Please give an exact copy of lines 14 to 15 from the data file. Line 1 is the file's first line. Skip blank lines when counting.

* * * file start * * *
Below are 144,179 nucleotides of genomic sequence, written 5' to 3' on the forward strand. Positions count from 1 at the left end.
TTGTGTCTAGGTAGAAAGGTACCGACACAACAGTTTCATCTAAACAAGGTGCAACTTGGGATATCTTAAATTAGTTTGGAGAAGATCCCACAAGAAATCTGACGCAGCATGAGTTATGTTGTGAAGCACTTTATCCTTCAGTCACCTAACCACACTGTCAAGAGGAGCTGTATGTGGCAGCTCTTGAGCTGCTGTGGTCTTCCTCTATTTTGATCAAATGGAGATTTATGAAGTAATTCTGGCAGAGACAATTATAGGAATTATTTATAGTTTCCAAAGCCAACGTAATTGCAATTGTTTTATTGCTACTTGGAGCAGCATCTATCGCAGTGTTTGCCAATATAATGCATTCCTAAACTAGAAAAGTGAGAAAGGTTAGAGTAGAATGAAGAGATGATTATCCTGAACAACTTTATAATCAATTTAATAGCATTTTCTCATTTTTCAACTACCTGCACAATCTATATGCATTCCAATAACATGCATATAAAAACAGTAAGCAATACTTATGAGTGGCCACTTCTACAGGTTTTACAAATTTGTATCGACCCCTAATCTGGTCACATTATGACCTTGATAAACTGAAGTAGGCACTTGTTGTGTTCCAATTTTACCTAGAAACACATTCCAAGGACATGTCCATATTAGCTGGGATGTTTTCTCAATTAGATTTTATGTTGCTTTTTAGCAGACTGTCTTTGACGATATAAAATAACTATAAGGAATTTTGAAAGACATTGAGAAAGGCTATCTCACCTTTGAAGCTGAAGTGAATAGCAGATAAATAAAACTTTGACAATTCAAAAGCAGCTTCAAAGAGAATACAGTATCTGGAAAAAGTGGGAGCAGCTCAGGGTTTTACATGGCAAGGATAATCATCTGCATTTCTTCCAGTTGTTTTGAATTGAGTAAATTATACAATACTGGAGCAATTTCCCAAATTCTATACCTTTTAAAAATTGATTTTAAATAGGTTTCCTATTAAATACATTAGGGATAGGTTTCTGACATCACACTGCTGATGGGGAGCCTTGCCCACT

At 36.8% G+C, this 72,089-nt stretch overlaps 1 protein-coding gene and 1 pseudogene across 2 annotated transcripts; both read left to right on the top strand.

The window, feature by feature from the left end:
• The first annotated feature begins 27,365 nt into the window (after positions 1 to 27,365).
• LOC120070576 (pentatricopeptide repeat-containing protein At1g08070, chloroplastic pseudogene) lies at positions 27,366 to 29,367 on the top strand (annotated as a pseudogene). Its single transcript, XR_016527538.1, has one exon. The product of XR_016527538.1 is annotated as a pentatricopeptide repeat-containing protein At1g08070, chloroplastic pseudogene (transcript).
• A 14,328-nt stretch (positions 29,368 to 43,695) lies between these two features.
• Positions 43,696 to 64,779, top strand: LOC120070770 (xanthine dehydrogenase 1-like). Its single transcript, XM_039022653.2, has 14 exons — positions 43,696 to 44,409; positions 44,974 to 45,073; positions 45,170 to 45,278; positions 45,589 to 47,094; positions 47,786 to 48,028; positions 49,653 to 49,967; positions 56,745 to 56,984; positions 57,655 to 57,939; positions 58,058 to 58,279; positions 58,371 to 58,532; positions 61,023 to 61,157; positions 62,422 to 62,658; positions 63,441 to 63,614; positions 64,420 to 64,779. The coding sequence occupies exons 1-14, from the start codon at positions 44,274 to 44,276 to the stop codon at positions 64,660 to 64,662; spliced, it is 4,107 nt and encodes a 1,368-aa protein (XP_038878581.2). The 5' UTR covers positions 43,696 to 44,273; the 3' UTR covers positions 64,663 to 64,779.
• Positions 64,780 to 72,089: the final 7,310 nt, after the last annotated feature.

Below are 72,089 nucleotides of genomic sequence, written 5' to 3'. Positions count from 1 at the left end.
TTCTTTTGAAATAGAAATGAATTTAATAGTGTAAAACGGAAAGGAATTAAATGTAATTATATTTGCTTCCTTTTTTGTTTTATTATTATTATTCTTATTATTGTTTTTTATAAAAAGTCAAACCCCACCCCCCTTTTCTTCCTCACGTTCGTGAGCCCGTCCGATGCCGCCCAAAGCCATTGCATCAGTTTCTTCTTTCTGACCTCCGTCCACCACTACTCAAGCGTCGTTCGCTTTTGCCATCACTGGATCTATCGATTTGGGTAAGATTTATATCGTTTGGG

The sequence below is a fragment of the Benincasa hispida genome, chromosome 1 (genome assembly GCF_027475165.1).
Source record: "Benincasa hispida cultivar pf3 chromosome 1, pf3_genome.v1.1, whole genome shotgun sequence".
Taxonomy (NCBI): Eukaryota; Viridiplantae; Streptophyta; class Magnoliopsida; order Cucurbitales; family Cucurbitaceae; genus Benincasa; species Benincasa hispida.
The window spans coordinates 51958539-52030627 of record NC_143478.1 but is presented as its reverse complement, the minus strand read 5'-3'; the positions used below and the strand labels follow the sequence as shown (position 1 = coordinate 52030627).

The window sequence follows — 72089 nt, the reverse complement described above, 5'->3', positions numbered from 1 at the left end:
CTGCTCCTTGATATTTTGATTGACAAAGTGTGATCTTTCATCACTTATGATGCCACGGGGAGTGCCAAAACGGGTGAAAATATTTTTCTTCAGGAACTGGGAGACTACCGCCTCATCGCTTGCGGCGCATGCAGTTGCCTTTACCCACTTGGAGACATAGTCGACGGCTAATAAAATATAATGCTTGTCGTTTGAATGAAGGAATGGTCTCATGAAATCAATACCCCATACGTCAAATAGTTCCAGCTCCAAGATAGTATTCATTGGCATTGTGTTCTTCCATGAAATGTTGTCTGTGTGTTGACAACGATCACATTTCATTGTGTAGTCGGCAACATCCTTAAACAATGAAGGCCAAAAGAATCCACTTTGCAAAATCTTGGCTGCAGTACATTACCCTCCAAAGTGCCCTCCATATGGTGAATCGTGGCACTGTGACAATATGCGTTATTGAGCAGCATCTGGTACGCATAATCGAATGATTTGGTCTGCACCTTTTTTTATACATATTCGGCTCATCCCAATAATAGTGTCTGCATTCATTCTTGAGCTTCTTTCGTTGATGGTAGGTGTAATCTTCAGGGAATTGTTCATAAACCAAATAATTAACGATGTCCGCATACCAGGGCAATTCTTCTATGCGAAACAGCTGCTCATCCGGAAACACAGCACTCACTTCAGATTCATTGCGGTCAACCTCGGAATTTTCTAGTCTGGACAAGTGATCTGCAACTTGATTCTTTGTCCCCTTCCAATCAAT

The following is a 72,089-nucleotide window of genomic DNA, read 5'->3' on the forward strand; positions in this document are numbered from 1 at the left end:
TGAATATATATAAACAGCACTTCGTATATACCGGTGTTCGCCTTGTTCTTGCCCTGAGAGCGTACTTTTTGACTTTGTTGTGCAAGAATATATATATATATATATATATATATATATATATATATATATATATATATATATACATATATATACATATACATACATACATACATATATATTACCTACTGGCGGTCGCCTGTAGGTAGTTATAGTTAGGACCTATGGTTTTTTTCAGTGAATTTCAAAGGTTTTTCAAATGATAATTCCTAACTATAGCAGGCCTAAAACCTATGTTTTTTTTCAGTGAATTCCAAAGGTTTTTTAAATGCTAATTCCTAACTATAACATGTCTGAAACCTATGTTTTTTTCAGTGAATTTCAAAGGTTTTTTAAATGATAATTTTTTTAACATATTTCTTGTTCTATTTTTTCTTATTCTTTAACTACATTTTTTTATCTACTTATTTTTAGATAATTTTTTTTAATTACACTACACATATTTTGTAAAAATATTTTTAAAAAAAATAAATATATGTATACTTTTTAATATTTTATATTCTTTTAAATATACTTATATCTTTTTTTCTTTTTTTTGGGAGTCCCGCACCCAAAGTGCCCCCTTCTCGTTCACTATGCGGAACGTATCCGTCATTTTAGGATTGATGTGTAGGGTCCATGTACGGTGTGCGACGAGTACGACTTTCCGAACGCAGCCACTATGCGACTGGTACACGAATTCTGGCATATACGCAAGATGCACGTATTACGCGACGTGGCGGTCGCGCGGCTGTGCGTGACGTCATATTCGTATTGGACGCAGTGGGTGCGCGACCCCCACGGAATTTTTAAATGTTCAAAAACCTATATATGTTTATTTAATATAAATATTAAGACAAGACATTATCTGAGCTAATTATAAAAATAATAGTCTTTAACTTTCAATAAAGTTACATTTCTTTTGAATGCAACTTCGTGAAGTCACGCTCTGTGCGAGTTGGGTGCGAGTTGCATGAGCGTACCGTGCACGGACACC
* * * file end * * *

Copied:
Taxonomy (NCBI): Eukaryota; Viridiplantae; Streptophyta; class Magnoliopsida; order Cucurbitales; family Cucurbitaceae; genus Benincasa; species Benincasa hispida.
The window spans coordinates 51958539-52030627 of record NC_143478.1 but is presented as its reverse complement, the minus strand read 5'-3'; the positions used below and the strand labels follow the sequence as shown (position 1 = coordinate 52030627).